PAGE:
Intravenous Immunoglobulin for PANDAS (Pediatric Autoimmune Neuropsychiatric Disorders Associated With Streptococcal Infections)
- Some children experience a sudden onset of symptoms similar to those found in obsessive-compulsive disorder that may be caused by the body's reaction to an infection with streptococcal bacteria, most commonly seen as strep throat or scarlet fever. When the body's immune system reacts against brain cells following a streptococcal infection, the condition is known as PANDAS (pediatric autoimmune neuropsychiatric disorders associated with streptococcal infections). The immune system response can be inactivated by treatment with a drug known as intravenous immunoglobulin (IVIG). Because there is insufficient research on IVIG's effects on the immune system of children with PANDAS, including whether IVIG is helpful in treating obsessive-compulsive symptoms related to PANDAS, researchers are interested in examining whether IVIG is an appropriate treatment for PANDAS and its associated symptoms.
- To test the safety and effectiveness of intravenous immunoglobulin for the treatment of obsessive-compulsive disorder in children with PANDAS (pediatric autoimmune neuropsychiatric disorder associated with streptococcal infection).
- Children between 4 and 12 years of age who have obsessive-compulsive disorder (with or without a tic disorder) with sudden onset of symptoms following Group A streptococcal bacterial infections.
- Participants will be screened by telephone to obtain medical history and other information, followed by in-person screening at the National Institutes of Health Clinical Center.
- Participants will be admitted to the hospital to receive 2 days of infusions of either IVIG or a placebo. Frequent blood samples, imaging studies, and other tests will be performed during this visit.
- Six weeks after the inpatient stay, participants will return for further blood samples and other tests. Participants who did not receive the study drug, or who received the drug but did not respond to the initial IVIG infusion, will have the option to receive IVIG at this time.
- Followup visits will take place 3 months and 6 months after the first evaluation, followed by yearly follow-ups for 3 additional years.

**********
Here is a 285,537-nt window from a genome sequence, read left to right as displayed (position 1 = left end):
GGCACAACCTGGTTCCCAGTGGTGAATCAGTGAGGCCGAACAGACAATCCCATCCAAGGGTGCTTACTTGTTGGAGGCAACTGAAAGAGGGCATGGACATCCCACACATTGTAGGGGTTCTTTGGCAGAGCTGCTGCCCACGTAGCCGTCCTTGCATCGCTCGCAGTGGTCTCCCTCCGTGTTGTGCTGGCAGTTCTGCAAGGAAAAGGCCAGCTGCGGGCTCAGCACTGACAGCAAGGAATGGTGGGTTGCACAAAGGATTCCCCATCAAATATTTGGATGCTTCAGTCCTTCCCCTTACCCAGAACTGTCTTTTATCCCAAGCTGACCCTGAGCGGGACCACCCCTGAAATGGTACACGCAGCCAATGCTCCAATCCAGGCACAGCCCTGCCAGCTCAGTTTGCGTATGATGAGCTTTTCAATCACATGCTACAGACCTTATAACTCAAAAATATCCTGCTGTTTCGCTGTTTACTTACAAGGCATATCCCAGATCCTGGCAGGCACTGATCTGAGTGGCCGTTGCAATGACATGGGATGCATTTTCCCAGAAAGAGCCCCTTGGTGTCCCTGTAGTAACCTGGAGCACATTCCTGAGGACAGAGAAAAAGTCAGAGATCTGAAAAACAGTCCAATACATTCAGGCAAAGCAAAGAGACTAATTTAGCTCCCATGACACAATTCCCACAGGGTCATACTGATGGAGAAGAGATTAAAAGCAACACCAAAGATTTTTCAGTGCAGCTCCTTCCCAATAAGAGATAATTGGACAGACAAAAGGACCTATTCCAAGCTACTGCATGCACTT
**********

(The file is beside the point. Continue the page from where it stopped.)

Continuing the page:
Drug: Gamunex Intravenous Immunoglobulin
|Study Design:||Allocation: Randomized
Endpoint Classification: Efficacy Study
Intervention Model: Parallel Assignment
Primary Purpose: Treatment
|Official Title:||A Placebo-Controlled Trial of Intravenous Immunoglobulin (IVIG) for PANDAS (Pediatric Autoimmune Neuropsychiatric Disorders Associated With Streptococcal Infections)|
- Active IVIG will be significantly superior to sham IVIG in reducing OC symptoms and providing global relief of neuropsychiatric symptomatology. [ Time Frame: 6 weeks ] [ Designated as safety issue: No ]
- The degree of treatment response is expected to correlate with the percentage reduction in Abs titers following IVIG administration. [ Time Frame: 6 weeks ] [ Designated as safety issue: No ]
- The degree of treatment response is also expected to correlate with decreased inflammation in specific regions of the brain, as demonstrated by changes on MRI [ Time Frame: 3 Months ] [ Designated as safety issue: No ]
|Study Start Date:||January 2011|
|Estimated Study Completion Date:||January 2016|
|Estimated Primary Completion Date:||January 2016 (Final data collection date for primary outcome measure)|
|Experimental: Group A||
Drug: Gamunex Intravenous Immunoglobulin
2.0 gm/kg total, IV (in the vein), over 2 days
|Placebo Comparator: Group B||
Normal saline, IV (in the vein), over 2 days
This study is designed to test the safety and efficacy of intravenous immunoglobulin (IVIG) for the treatment of obsessive-compulsive disorder (OCD) symptoms in children with PANDAS (pediatric autoimmune neuropsychiatric disorder associated with streptococcal infection).
Thirty-two male and female children with severe obsessive-compulsive symptoms related to a new onset or first recurrence of symptoms consistent with the PANDAS subtype of OCD.
This is a multi-site double-blind placebo-controlled trial. Potential subjects will be screened in person at NIMH, and there will be remote video corroboration by a team of collaborators at Yale University. Eligible subjects will be admitted to the 1NW pediatrics inpatient unit at the Clinical Center for further assessment, randomization, and study drug administration according to protocol. Subjects who fail to improve 6 weeks after blinded IVIG/placebo administration (1.0 gm/kg/day of IVIG on two consecutive days; total dose 2.0 gm/kg) will be eligible to receive open-label IVIG.
Primary: Improvement in obsessions, compulsions, and other neuropsychiatric symptoms.
- Reduction of titers of cross-reactive antibodies (Abs)
- Resolution of basal ganglia inflammation (as measured by pre-/post-changes in MRI volumetric scans and inflammatory sequences)
- Normalization of selected serum and CSF cytokines
|Contact: Paul J Grant, M.D.||(301) email@example.com|
|Contact: Susan E Swedo, M.D.||(301) firstname.lastname@example.org|
|United States, Connecticut|
|Yale University Child Study Center||Recruiting|
|New Haven, Connecticut, United States, 06510-8005|
|United States, Maryland|
|National Institutes of Health Clinical Center, 9000 Rockville Pike||Recruiting|
|Bethesda, Maryland, United States, 20892|
|Contact: For more information at the NIH Clinical Center contact Patient Recruitment and Public Liaison Office (PRPL) 800-411-1222 ext TTY8664111010 email@example.com|
|Principal Investigator:||Susan E Swedo, M.D.||National Institute of Mental Health (NIMH)|